Himachal undoes a pro-people Central law

A radical act was passed in the Parliament in 2006 which promised to undo the “historical injustice” that was committed on India's forest dwellers by the non-recognition of their rights on the country's forests.

Himachal undoes a pro-people Central law

The Chipko green squad opposing the cutting of apple trees in Khangteri panchayat in Rohru. The implementation of the Forest Rights Act has been rather slow in HP Tribune photo

Prakash Bhandari & Manshi Asher

A radical act was passed in the Parliament in 2006 which promised to undo the “historical injustice” that was committed on India's forest dwellers by the non-recognition of their rights on the country's forests. Himachal Pradesh is undermining this legislation.  

On April 6, 2015 the Himachal Pradesh High Court ordered the removal of encroachments on "forest land" in the state, within six months. This has triggered an eviction drive by the Forest Department. This includes serving notices for removal of encroachments, disconnecting electricity and water supply  provided to all "illegal" structures raised over encroached land and legal action in case of non-compliance. In upper Shimla, the Forest Department went to the extent of felling apple trees from orchards on "forest land". In Kinnaur, 60 such notices were served to so-called "encroachers". Fearing further action, the people of Kinnaur on July 25, 2015, organised a huge rally at District headquarters, Rekong Peo, questioning the manner in which the Forest Department is implementing the orders of the High Court.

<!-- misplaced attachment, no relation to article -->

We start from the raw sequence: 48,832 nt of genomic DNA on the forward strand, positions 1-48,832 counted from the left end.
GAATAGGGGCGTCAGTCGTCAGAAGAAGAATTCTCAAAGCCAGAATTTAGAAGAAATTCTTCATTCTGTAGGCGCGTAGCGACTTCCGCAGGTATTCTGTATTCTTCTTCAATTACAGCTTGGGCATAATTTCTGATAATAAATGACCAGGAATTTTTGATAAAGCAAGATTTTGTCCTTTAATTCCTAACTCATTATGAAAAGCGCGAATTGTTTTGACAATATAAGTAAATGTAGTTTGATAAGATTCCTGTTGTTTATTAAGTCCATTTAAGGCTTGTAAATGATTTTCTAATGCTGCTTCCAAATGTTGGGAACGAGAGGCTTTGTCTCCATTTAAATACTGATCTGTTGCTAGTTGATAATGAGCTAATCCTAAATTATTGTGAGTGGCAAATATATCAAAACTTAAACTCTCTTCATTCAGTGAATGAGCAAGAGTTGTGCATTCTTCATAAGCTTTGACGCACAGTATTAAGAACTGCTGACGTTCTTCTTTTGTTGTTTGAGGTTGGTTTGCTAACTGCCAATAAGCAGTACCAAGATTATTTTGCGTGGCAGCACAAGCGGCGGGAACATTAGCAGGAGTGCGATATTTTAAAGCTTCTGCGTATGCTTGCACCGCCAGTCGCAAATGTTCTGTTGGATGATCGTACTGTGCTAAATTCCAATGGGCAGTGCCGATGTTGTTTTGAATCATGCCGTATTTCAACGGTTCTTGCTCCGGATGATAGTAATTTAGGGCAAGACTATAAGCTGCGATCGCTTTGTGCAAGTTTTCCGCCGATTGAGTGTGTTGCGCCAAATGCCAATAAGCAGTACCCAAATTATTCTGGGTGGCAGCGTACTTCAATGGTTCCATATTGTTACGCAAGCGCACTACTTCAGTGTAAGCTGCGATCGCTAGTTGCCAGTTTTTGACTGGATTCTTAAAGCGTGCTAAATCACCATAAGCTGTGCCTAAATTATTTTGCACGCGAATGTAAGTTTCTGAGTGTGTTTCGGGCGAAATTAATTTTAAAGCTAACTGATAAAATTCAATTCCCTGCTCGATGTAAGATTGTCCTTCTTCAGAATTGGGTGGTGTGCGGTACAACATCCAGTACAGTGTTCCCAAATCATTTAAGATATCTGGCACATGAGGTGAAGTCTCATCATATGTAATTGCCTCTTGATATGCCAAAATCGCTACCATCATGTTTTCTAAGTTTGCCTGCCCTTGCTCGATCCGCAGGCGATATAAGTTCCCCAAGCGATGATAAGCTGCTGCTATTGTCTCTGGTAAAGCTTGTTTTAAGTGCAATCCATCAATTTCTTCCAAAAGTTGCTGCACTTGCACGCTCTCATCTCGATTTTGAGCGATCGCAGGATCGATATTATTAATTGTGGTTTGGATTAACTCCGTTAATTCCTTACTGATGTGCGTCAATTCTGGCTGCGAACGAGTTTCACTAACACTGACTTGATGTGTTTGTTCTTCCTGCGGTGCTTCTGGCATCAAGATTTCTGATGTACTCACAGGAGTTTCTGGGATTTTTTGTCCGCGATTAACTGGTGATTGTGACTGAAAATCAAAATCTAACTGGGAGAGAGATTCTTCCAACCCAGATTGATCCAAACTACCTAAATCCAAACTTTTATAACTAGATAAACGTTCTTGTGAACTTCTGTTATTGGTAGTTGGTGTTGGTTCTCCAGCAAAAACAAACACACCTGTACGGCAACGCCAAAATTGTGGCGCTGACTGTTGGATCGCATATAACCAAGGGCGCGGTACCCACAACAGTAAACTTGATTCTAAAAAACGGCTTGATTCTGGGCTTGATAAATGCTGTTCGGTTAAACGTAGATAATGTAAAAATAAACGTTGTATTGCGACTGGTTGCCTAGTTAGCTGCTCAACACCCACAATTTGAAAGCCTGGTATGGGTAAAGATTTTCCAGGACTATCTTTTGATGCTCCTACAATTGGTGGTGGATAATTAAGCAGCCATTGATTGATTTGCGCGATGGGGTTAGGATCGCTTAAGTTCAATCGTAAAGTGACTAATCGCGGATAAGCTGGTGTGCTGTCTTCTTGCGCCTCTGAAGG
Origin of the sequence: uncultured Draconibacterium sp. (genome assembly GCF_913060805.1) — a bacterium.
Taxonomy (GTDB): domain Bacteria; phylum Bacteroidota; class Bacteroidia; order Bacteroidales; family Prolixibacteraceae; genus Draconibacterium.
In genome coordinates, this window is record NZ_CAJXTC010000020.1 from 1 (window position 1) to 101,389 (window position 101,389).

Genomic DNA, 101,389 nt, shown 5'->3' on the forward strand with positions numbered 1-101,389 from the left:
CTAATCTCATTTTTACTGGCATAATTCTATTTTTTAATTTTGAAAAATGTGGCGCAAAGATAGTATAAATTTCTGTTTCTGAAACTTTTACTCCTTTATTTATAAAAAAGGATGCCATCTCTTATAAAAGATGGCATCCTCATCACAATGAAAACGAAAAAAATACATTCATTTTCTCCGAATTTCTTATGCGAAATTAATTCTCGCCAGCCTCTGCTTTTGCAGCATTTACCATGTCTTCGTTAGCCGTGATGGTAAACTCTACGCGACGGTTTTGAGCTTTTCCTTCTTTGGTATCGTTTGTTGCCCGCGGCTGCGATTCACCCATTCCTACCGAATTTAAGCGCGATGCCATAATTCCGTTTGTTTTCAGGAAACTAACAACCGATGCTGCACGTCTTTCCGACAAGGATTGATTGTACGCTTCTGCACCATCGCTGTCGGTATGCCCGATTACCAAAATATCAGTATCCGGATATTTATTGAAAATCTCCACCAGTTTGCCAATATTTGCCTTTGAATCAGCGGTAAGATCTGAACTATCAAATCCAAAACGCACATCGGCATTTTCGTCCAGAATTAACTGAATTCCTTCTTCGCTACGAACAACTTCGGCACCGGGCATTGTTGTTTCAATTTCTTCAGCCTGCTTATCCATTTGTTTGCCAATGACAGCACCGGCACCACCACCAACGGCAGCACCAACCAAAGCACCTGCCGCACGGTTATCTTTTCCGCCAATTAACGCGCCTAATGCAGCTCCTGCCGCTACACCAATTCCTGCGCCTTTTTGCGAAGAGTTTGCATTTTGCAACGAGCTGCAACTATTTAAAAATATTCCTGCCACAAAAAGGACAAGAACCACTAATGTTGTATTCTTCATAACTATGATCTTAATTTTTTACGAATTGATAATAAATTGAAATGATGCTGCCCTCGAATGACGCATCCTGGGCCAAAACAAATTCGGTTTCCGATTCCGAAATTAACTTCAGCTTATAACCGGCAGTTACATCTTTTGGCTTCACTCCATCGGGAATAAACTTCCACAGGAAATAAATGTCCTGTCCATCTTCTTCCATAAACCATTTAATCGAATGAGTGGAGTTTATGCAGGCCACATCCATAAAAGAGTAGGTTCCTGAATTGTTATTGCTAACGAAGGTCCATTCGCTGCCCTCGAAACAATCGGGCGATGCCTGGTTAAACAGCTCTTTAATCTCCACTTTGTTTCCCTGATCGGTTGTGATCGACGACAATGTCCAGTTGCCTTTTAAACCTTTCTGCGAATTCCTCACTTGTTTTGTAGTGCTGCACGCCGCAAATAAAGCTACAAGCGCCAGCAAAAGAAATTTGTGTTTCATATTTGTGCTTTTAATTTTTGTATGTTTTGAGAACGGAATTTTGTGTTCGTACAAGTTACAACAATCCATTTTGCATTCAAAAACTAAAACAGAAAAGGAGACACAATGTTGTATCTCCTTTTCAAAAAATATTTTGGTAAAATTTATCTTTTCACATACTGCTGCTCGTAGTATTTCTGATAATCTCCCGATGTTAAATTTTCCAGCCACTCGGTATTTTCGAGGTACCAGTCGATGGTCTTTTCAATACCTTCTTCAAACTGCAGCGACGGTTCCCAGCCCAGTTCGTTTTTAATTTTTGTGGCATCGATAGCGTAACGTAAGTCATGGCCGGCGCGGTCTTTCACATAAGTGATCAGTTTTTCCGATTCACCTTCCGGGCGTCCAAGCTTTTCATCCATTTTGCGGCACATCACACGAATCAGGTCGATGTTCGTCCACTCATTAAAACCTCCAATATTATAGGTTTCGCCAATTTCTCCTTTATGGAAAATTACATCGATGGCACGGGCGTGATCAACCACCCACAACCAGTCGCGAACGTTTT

The order of the High Court is unclear with regard to the implications of the Forest Rights Act, 2006 (FRA) in the implementation of its order. As a result, the Forest Department is conducting a blanket removal drive and not even excluding the areas that fall under the purview of the FRA. It is very important to understand, that the FRA has clearly provided those individuals who were regarded as "encroachers" under the previous legal framework, the right to claim titles in "Forest" areas occupied prior to December 13, 2005. The provisions of this Act are applicable for Scheduled Tribes and other forest-dwelling communities, which means almost the entire state. This is a special Act which supersedes all other previous acts related to forests like the Indian Forest Act 1927, or the Forest Conservation Act 1980, on this issue. It is a matter of concern that the state government failed to bring the issue of non-implementation of FRA to the High Court.